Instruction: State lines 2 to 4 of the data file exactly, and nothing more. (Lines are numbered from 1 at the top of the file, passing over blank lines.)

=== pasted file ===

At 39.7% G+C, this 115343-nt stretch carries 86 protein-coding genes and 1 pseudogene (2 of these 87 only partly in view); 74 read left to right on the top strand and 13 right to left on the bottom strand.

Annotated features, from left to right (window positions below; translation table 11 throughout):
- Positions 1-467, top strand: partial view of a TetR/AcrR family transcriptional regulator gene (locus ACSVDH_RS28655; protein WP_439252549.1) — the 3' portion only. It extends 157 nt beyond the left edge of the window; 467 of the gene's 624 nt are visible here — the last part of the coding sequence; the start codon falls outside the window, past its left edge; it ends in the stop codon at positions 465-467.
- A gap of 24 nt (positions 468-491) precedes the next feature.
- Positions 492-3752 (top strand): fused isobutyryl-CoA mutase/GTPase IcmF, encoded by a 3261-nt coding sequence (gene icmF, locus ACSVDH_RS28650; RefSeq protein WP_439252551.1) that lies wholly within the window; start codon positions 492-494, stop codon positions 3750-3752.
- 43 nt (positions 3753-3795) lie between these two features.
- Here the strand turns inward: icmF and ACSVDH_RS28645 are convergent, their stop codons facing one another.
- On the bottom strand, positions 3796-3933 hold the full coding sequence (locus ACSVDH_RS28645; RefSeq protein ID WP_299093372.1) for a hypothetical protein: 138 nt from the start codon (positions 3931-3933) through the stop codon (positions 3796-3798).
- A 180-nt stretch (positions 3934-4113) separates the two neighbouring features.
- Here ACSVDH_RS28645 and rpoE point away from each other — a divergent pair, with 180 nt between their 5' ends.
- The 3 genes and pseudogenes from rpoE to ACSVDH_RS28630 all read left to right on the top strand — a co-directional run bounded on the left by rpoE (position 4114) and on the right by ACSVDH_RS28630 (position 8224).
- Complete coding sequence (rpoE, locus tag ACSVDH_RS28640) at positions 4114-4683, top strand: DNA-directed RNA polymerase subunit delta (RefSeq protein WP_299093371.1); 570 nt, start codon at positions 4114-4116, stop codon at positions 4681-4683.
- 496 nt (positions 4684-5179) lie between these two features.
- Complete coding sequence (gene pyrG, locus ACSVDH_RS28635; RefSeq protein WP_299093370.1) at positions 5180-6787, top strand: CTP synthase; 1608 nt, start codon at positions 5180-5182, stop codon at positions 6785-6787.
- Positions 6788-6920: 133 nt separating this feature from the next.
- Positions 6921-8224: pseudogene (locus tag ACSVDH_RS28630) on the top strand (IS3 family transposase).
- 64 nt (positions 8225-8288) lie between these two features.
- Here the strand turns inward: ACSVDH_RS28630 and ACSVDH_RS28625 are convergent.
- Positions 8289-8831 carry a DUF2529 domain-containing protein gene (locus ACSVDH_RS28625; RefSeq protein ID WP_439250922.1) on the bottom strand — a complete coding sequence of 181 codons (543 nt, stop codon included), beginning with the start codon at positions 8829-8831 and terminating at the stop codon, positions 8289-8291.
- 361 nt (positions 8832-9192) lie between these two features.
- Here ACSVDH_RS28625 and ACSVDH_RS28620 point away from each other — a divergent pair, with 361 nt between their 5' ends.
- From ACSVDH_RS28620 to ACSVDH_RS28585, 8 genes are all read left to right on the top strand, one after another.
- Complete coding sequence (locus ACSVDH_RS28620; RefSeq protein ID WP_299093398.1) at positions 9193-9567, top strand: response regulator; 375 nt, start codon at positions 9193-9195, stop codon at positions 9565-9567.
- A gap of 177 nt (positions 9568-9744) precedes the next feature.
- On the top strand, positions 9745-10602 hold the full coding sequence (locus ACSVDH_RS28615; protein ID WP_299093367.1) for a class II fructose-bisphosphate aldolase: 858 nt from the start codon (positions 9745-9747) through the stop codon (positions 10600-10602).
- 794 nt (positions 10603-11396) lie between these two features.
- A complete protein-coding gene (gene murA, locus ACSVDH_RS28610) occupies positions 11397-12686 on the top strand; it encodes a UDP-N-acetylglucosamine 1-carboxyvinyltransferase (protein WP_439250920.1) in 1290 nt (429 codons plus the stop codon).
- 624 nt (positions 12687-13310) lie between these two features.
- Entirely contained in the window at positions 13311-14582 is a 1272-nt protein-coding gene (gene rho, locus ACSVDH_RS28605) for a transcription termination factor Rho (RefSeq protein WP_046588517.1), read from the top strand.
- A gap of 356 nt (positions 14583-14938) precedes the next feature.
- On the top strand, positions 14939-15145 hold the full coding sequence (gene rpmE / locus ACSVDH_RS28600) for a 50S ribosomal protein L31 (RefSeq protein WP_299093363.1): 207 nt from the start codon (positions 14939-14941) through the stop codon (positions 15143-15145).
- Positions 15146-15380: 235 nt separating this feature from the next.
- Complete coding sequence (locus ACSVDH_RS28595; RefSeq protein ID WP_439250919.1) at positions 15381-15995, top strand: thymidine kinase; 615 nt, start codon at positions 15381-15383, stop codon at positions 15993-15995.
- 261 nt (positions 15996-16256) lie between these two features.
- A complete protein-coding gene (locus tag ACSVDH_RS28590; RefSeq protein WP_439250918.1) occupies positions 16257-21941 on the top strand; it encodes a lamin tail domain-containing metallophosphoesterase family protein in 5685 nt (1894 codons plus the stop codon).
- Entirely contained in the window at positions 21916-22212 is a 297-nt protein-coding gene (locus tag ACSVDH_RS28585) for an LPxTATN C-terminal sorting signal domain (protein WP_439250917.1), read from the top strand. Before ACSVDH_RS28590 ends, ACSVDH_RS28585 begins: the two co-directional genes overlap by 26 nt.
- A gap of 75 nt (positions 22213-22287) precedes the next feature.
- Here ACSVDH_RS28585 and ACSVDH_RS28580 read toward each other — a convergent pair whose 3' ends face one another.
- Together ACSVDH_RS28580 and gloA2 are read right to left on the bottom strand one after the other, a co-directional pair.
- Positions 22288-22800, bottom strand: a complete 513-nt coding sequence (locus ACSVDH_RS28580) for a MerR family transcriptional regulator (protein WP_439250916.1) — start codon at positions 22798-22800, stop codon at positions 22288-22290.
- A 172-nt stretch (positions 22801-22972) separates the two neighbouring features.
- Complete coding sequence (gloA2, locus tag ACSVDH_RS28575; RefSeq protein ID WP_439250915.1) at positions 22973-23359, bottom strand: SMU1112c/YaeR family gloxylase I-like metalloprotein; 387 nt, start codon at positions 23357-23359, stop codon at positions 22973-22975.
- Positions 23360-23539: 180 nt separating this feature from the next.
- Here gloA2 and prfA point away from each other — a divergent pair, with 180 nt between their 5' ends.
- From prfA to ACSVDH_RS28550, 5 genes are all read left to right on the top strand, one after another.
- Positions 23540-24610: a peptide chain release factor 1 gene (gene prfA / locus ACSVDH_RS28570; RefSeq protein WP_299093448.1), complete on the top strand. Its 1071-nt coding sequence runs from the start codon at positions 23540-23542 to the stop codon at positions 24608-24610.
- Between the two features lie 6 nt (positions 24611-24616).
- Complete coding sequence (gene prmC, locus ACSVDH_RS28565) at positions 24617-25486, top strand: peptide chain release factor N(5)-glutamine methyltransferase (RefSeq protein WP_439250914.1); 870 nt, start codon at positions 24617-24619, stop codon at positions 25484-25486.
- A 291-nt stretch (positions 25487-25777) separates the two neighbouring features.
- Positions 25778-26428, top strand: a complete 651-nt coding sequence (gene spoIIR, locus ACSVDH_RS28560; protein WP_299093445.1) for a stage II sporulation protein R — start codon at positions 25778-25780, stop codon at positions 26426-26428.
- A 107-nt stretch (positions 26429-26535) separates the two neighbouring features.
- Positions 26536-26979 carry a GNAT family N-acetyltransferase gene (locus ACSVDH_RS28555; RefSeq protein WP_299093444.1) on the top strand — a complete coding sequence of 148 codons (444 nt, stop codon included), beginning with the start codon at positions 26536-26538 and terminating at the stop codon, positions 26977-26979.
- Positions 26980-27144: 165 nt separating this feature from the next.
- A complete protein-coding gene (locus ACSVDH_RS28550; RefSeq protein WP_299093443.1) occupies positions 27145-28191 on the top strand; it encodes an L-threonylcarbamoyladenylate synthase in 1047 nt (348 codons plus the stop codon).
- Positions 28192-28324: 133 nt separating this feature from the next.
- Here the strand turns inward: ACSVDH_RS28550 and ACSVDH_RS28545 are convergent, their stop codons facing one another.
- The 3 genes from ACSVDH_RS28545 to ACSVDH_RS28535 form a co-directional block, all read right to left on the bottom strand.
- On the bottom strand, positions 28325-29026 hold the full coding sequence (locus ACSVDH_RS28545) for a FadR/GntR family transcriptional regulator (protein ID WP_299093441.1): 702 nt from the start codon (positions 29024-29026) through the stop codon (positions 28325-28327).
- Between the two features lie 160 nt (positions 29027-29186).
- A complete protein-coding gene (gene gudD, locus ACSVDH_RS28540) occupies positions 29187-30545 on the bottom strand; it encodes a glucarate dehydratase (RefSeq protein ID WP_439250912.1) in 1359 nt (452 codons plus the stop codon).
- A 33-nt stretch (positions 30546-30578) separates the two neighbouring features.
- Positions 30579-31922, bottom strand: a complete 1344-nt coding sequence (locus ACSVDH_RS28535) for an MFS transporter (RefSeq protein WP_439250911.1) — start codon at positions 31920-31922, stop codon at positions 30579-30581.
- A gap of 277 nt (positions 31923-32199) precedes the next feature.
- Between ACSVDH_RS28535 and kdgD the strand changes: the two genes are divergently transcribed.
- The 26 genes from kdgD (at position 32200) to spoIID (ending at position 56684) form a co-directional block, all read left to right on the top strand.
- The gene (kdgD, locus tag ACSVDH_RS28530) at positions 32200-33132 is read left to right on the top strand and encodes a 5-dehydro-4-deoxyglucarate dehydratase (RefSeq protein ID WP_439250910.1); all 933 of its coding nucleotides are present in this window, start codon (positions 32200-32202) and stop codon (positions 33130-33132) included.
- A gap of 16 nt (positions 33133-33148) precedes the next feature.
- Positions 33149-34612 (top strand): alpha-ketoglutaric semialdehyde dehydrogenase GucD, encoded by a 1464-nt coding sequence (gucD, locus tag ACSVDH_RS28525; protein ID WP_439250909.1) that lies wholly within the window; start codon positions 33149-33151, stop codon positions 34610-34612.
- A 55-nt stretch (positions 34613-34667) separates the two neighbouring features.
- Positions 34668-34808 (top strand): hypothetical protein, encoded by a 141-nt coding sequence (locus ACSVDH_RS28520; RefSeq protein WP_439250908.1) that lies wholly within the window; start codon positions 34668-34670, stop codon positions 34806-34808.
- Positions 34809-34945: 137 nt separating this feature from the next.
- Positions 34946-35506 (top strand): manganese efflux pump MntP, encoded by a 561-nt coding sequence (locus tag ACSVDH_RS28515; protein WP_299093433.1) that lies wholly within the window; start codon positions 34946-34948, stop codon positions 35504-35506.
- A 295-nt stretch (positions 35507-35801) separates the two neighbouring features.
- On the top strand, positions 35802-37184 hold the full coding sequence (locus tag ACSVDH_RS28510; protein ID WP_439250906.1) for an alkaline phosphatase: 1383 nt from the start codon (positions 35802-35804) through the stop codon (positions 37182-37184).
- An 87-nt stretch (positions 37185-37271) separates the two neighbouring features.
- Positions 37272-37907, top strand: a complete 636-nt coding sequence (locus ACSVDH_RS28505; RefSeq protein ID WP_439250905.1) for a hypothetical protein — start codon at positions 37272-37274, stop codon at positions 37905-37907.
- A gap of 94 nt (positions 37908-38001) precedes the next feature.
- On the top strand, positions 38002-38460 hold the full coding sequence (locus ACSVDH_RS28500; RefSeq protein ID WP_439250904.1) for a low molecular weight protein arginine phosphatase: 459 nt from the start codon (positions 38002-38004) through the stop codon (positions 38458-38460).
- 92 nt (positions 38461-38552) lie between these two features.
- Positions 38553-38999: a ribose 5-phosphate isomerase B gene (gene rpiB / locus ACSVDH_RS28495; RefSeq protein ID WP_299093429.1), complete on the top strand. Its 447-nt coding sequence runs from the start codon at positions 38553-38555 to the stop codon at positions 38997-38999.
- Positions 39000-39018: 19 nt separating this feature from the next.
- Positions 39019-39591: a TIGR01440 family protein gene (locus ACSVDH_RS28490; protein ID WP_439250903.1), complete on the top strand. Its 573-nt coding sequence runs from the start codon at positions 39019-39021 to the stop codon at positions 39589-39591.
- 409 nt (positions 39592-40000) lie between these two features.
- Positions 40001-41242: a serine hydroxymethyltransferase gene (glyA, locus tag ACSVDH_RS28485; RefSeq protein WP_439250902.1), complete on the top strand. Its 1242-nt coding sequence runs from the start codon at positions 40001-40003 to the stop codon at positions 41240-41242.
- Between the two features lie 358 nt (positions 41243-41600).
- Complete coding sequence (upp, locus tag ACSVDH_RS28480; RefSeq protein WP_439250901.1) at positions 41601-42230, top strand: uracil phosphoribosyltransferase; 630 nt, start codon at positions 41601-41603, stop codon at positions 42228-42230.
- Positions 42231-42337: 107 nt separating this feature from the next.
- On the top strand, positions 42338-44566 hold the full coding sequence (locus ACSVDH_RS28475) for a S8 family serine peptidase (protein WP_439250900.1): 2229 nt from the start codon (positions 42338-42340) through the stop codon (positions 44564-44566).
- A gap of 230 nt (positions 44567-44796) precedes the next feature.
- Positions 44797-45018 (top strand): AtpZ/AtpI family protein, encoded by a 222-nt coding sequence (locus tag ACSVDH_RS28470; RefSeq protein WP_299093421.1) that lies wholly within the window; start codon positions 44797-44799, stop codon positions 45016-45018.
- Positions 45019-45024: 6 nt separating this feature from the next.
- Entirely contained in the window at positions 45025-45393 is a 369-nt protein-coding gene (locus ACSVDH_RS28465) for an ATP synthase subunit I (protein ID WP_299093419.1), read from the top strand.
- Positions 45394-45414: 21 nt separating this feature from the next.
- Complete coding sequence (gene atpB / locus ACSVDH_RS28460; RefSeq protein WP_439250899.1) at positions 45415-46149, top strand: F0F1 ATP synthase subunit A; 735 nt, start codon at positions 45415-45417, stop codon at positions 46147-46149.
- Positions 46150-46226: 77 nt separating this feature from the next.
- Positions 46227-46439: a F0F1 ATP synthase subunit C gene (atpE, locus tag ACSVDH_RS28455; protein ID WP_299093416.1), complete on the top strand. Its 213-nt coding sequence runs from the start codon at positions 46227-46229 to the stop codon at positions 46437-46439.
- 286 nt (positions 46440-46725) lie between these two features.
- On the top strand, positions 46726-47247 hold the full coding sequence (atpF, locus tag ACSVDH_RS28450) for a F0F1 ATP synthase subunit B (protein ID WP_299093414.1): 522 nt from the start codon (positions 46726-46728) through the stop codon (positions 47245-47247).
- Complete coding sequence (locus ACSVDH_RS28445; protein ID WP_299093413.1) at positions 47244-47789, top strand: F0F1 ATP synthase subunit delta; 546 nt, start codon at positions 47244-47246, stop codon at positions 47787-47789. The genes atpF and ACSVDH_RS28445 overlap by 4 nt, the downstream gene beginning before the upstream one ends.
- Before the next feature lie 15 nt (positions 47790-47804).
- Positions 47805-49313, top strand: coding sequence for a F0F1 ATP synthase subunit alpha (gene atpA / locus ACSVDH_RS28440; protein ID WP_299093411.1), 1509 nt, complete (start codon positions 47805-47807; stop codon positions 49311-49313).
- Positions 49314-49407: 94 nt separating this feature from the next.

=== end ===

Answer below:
Annotated features, from left to right (window positions below; translation table 11 throughout):
- Positions 1-467, top strand: partial view of a TetR/AcrR family transcriptional regulator gene (locus ACSVDH_RS28655; protein WP_439252549.1) — the 3' portion only. It extends 157 nt beyond the left edge of the window; 467 of the gene's 624 nt are visible here — the last part of the coding sequence; the start codon falls outside the window, past its left edge; it ends in the stop codon at positions 465-467.
- A gap of 24 nt (positions 468-491) precedes the next feature.